* "There's no sign of him slowing down. Tonight is a prime example of it. Key moment, big hit when we need it. There's a long resume there and it's continuing to build.'' - Farrell on Ortiz's ability to deliver in the clutch.

* "There were some mechanical adjustments that I made. I came out a little erratic, trying to do too much, maybe focusing too much. But as game went on, I kind of got into a rhythm.'' - Owens on his start.

* "I saw him throw a lot of breaking pitches to Mookie. The one they hit stayed up a little longer than usual. He's the kind of pitcher that, if you go up there looking for everything he's got, you're done.'' - Ortiz on his game-winning homer off Dellin Betances.

NOTES:

* Over his career, David Ortiz has hit 29 go-ahead homers from the eighth inning on.

* Ortiz has eight homers in his last 24 games against the Yankees.

* The win was the first this season for the Red Sox in a game in which they were tied or trailing after seven innings.

* The Red Sox have won five of their last six and seven of their last 10.

* The Yankees have been limited to three runs or fewer in their last six games.

* In 21 games, the Yankees have faced 10 lefty starters; in 22 games, the Red Sox have faced two.

* Masahiro Tanaka has issued just one walk in his last three starts.

STARS:

1) David Ortiz

With one swing of the bat, Ortiz untied a 2-2 game in the bottom of the eighth with a game-winning two-run homer.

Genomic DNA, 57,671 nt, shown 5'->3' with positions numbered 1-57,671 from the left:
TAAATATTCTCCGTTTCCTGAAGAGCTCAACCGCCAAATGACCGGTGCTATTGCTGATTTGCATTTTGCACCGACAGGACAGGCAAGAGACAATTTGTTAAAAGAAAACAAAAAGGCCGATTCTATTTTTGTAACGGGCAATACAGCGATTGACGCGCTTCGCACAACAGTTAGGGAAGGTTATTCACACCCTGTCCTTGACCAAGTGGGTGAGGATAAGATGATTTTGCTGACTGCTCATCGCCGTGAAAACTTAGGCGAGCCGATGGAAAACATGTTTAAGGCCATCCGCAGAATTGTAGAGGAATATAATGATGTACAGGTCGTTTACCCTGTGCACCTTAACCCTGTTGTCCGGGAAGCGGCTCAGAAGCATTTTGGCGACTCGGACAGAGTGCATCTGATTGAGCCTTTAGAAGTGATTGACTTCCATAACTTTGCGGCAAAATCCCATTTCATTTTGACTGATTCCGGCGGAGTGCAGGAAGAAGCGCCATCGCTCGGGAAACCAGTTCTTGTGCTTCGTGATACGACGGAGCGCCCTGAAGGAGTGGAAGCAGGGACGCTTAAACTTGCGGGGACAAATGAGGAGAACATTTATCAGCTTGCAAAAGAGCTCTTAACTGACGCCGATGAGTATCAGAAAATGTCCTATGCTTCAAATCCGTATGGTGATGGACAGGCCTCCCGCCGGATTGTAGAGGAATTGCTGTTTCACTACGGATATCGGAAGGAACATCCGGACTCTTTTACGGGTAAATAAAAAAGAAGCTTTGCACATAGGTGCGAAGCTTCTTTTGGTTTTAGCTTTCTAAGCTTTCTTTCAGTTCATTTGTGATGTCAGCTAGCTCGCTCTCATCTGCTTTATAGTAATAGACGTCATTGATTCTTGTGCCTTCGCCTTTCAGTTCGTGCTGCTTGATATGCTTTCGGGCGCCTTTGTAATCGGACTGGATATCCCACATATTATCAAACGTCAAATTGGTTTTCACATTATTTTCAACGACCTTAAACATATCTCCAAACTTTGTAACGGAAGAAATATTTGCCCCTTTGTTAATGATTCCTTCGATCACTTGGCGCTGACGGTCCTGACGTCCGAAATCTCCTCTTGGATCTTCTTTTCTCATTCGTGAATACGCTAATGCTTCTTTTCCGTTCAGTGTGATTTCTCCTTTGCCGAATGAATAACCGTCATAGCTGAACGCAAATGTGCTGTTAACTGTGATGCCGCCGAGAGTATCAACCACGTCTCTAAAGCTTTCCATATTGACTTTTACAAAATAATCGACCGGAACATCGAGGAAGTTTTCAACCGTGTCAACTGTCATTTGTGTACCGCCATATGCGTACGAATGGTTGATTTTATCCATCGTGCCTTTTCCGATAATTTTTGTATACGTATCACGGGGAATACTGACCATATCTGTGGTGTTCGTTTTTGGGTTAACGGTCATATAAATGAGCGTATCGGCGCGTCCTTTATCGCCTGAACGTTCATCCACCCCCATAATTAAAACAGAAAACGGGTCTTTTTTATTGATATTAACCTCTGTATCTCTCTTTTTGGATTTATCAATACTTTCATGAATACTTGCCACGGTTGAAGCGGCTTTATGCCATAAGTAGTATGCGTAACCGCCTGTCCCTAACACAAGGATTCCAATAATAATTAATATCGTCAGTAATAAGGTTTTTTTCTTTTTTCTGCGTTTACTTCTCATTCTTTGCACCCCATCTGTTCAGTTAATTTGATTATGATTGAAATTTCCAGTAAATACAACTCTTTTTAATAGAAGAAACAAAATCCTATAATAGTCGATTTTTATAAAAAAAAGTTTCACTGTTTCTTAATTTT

2) Jackie Bradley Jr.

Bradley's penchant for delivering a big hit continued as he rapped a two-run double to left in the seventh to erase a 2-0 Yankee lead.

3) Masahiro Tanaka

He shut the Red Sox for six innings before allowing three hits and two runs in the seventh.

First impressions from the Red Sox' 4-2 win: Ortiz has flair for the dramatic

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First impressions from the Red Sox' 4-2 win: Ortiz has flair for the dramatic

First impressions from the Red Sox' 4-2 win over New York Yankees...

* David Ortiz still has a flair for the dramatic.

Matched against Yankees reliever Dellin Betances, Ortiz cracked a two-run homer into the Monster Seats to snap a 2-2 tie in the eighth inning. Ortiz now has 18 RBI in 23 games -- he didn't start in four of those games - and at 40, remains the one hitter opposing teams want to face with the game on the line.

Before the homer, Ortiz was 0-for-7 against Betances, with four strikeouts.

* All things considered, Henry Owens did OK.

Owens didn't fool anybody. He couldn't command his fastball, and when the Yankees did hit it, they hit it pretty hard. He walked three and hit another. But Owens managed to limit the damage in a big way, allowing just two hits in six innings despite 10 baserunners.

Occasionally, he would get bailed out by his changeup, which seems to be the lone pitch he has that is better than average by major league standards.

* Jackie Bradley Jr. continues to hit when it counts.

Bradley got the Red Sox offense going with a two-run, two-out double off Masahiro Tanaka, when the Sox were down to their final seven outs.

In the last week along, Bradley hit an extra-inning homer; a solo homer that represented the only run of the game; a ninth-inning triple; and Friday's big two-base hit.

That he has 10 RBI from the bottom of the order suggests he can provide some sock from that spot.

* Matt Barnes continues to make strides.

Since allowing a homer to Kevin Kiermaier on the last homestand, Barnes has allowed just one run in his last four appearances, covering 6 1/3 innings, while holding opposing hitters to a .208 batting average (5-for-24).

* The Yankees bullpen gets all the attention, but in relief of Owens, Barnes, Koji Uehara and Craig Kimbrel faced nine hitters and retired them all.